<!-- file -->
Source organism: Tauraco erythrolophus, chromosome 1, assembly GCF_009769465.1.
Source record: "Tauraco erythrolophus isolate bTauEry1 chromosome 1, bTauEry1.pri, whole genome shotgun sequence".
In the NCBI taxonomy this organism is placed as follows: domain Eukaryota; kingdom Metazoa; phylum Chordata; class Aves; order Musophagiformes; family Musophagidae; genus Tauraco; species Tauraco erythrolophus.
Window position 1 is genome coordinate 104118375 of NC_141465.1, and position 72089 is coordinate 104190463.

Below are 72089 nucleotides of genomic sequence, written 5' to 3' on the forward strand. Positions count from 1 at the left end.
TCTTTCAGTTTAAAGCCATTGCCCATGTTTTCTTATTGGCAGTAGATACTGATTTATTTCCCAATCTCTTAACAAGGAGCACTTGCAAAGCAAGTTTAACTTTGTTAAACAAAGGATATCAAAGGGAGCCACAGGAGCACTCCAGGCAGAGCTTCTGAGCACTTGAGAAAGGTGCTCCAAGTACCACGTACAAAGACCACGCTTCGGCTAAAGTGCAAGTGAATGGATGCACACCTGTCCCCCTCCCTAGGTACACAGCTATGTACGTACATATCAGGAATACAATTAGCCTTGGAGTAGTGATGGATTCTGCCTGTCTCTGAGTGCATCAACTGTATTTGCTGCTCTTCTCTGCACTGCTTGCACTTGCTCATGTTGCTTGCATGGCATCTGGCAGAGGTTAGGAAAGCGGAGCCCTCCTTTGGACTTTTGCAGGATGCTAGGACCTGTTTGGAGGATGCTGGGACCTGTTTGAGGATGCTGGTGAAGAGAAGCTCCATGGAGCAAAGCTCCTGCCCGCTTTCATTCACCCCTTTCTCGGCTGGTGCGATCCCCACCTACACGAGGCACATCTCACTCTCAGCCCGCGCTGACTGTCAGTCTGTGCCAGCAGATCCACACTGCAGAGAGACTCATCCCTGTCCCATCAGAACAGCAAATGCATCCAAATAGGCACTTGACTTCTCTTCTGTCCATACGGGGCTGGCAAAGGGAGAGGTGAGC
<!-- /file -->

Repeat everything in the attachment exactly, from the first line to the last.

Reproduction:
Source organism: Tauraco erythrolophus, chromosome 1, assembly GCF_009769465.1.
Source record: "Tauraco erythrolophus isolate bTauEry1 chromosome 1, bTauEry1.pri, whole genome shotgun sequence".
In the NCBI taxonomy this organism is placed as follows: domain Eukaryota; kingdom Metazoa; phylum Chordata; class Aves; order Musophagiformes; family Musophagidae; genus Tauraco; species Tauraco erythrolophus.
Window position 1 is genome coordinate 104118375 of NC_141465.1, and position 72089 is coordinate 104190463.

Below are 72089 nucleotides of genomic sequence, written 5' to 3' on the forward strand. Positions count from 1 at the left end.
TCTTTCAGTTTAAAGCCATTGCCCATGTTTTCTTATTGGCAGTAGATACTGATTTATTTCCCAATCTCTTAACAAGGAGCACTTGCAAAGCAAGTTTAACTTTGTTAAACAAAGGATATCAAAGGGAGCCACAGGAGCACTCCAGGCAGAGCTTCTGAGCACTTGAGAAAGGTGCTCCAAGTACCACGTACAAAGACCACGCTTCGGCTAAAGTGCAAGTGAATGGATGCACACCTGTCCCCCTCCCTAGGTACACAGCTATGTACGTACATATCAGGAATACAATTAGCCTTGGAGTAGTGATGGATTCTGCCTGTCTCTGAGTGCATCAACTGTATTTGCTGCTCTTCTCTGCACTGCTTGCACTTGCTCATGTTGCTTGCATGGCATCTGGCAGAGGTTAGGAAAGCGGAGCCCTCCTTTGGACTTTTGCAGGATGCTAGGACCTGTTTGGAGGATGCTGGGACCTGTTTGAGGATGCTGGTGAAGAGAAGCTCCATGGAGCAAAGCTCCTGCCCGCTTTCATTCACCCCTTTCTCGGCTGGTGCGATCCCCACCTACACGAGGCACATCTCACTCTCAGCCCGCGCTGACTGTCAGTCTGTGCCAGCAGATCCACACTGCAGAGAGACTCATCCCTGTCCCATCAGAACAGCAAATGCATCCAAATAGGCACTTGACTTCTCTTCTGTCCATACGGGGCTGGCAAAGGGAGAGGTGAGC